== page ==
We use a MySQL database to store data needed for the WebRTC communication. SQL stands for Structured Query Language, a programming language specifically designed for managing databases and their data.

PHP is another programming language. The WebRTC app uses several short PHP programs, run on the web server, to store and retrieve data from the database. This data is exchanged between the two participants in the WebRTC conversation.

Database structure

A database comprises tables that contain columns and rows of data, similar to a spreadsheet. The database used for the WebRTC app is very simple. It has just one table, named Calls. The table has three columns: callNo (to identify a call), callerSdp (the caller's Session Description Protocol or sdp), and responderSdp (the sdp of the responder).

To create the database, see the menu options at the web site of your hosting company. Then to create the database tables, your web hosting site probably provides you with an online tool called phpMyAdmin. Alternatively, you can run the SQL code below.

SQL code

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CREATE TABLE Calls (callNo mediumint unsigned, callerSdp text, responderSdp text, PRIMARY KEY (callNo))

It will come as no surprise that this SQL CREATE TABLE statement creates a table named Calls. Its columns are given in brackets. The first column is called callNo and can contain only unsigned (positive) numbers of type mediumint (a medium-sized integer, which can go up to 16777215, plenty for our needs). The other columns, callerSdp and responderSdp, can contain only text (strings of characters). The PRIMARY KEY keyword makes its argument, the callNo column, the primary key of the table. This creates an index for the column, making it faster to find the row with a specific value in that column without having to search sequentially through the table.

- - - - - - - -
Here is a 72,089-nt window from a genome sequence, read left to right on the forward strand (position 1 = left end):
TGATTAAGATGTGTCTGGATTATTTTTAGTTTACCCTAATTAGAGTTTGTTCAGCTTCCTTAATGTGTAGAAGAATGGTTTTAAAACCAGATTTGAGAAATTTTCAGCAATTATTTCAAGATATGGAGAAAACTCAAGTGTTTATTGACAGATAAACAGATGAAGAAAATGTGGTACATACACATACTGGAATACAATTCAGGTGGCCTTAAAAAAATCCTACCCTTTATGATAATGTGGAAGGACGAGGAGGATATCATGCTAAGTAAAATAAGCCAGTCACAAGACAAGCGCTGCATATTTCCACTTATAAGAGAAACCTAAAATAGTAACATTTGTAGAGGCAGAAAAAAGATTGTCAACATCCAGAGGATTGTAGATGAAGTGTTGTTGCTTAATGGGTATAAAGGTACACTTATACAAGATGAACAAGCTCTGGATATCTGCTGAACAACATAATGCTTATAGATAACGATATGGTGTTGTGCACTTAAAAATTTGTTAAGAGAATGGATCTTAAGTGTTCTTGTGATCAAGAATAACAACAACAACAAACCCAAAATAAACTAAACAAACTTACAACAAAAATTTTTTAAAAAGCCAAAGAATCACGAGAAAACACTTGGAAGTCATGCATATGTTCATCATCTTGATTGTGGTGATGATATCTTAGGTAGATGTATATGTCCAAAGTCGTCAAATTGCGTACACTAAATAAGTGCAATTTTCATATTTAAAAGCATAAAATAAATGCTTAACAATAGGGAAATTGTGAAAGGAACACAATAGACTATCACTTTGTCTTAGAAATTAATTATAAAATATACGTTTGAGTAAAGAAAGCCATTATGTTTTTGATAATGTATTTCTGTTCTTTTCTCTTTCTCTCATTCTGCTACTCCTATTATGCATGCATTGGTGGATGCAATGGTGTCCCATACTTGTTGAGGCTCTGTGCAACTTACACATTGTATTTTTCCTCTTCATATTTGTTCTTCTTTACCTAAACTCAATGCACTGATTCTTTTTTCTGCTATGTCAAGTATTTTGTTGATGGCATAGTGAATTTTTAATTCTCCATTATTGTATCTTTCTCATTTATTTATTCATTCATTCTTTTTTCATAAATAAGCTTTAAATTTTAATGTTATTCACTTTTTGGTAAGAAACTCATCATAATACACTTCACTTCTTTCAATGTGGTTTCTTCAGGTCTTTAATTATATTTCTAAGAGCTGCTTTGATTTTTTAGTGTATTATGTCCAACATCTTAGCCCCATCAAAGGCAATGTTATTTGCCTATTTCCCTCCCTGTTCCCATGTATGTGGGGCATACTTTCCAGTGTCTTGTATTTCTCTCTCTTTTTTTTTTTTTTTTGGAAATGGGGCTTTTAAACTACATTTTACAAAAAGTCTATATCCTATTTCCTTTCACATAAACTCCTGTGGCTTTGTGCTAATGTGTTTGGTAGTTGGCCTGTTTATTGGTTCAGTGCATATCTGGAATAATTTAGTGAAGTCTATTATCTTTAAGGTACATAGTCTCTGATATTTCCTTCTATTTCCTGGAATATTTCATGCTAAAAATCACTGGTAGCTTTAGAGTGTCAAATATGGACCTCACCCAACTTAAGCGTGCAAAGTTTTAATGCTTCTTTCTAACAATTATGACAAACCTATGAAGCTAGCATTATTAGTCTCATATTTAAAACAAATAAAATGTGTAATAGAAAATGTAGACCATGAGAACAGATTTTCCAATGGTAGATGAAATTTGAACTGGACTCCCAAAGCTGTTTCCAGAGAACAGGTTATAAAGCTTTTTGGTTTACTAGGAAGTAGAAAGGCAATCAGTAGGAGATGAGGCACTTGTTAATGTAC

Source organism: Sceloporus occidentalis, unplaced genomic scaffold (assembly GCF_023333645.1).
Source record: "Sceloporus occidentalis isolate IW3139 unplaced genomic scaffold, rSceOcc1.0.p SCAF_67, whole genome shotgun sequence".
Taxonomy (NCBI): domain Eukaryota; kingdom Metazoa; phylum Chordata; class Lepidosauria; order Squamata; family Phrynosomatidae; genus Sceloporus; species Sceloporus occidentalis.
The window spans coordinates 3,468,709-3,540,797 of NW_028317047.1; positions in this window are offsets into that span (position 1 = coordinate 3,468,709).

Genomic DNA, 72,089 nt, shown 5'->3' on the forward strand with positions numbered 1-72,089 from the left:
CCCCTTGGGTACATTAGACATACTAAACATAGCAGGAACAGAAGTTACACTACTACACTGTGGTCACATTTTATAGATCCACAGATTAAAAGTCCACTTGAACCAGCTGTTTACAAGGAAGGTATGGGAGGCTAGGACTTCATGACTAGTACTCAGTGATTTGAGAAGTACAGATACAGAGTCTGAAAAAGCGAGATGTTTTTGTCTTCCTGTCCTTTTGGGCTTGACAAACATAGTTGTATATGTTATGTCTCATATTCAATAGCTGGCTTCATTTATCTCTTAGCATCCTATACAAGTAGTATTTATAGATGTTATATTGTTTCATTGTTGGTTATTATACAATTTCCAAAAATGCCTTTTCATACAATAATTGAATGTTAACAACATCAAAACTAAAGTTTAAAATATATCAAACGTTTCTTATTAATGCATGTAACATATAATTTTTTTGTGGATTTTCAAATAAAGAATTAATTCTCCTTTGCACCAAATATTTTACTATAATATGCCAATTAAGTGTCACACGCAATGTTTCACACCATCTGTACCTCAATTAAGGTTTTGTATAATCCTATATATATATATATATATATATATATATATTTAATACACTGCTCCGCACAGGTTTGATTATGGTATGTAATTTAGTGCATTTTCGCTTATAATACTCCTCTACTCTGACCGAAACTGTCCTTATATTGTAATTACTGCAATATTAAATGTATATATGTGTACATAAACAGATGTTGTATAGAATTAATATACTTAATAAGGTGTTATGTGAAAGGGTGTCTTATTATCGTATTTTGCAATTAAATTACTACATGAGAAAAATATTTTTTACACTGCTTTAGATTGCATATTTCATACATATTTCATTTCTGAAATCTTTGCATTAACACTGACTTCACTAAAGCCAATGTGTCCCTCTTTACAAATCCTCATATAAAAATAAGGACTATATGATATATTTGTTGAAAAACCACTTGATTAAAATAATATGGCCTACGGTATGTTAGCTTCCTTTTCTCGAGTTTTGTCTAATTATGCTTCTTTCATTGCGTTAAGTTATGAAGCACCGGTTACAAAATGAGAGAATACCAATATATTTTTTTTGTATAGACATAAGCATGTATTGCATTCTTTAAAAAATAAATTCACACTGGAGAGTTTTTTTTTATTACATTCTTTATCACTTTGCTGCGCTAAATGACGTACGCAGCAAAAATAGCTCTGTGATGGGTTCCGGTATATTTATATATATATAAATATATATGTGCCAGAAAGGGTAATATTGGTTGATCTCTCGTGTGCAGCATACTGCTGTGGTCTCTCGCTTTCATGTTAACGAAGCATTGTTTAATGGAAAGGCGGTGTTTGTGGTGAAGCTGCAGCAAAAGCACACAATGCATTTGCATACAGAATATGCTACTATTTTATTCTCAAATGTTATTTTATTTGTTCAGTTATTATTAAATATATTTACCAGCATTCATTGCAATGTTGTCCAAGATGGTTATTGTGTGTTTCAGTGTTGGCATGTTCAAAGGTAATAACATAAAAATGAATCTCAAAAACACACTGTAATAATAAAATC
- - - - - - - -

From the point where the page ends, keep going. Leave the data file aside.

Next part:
Each of the following PHP programs is called by the webrtc.js JavaScript program as an XMLHttpRequest.


The first program creates a connection to the database. It is used by every other php program. The program listing isn't exactly as it appears in the actual program: where you see dbservername, databasename, dbusername and password you should replace these with the correct values for your database.


All PHP programs must start with this line so the computer knows they are written in PHP

try {

In common with most programming languages, PHP allows you to detect errors when a program runs. The try statement tries to execute the code within the curly brackets, but if it fails, it catches the error. This is vital in this case as otherwise the database name and password could be displayed to the user, an obvious security risk.

  $db = new PDO('mysql:host=dbservername;dbname=databasename;charset=utf8', 'dbusername', 'password', array(PDO::ATTR_EMULATE_PREPARES => false, PDO::ATTR_ERRMODE => PDO::ERRMODE_EXCEPTION));

This is a complicated statement, so we'll break it down. Firstly, all variables in PHP have a $ prefix. So the $db variable is assigned to a newly created PDO (PHP Data Object). Using PDOs to access and maintain database records is extremely secure, so we use it exclusively. Previously used methods were prone to injection attacks, meaning someone could supply 'data' that was in fact SQL code. This code could hack into the database to reveal its contents or change its records. This is impossible with the prepared statements we use in these PHP scripts, as the data and SQL code are sent separately. The arguments we supply to the PDO constructor give details of the database we want to connect to: the type of database (mysql), the hostname, the database name, and the password. When you enter or edit the program, you should fill these in with the details you can get from your web host. The last argument is an array of attributes, which exist as key => value pairs similar to those we saw with associative arrays in JavaScript. PDO::ATTR_EMULATE_PREPARES => false sets the PDO::ATTR_EMULATE_PREPARES key to the value of false, which turns off emulation of prepared statements. This prevents possible SQL injection attacks if the database doesn't support prepared statements and so requires their faking. The second attribute puts PDO into exception mode; in the event of an error, an exception is thrown.

} catch(PDOException $e) {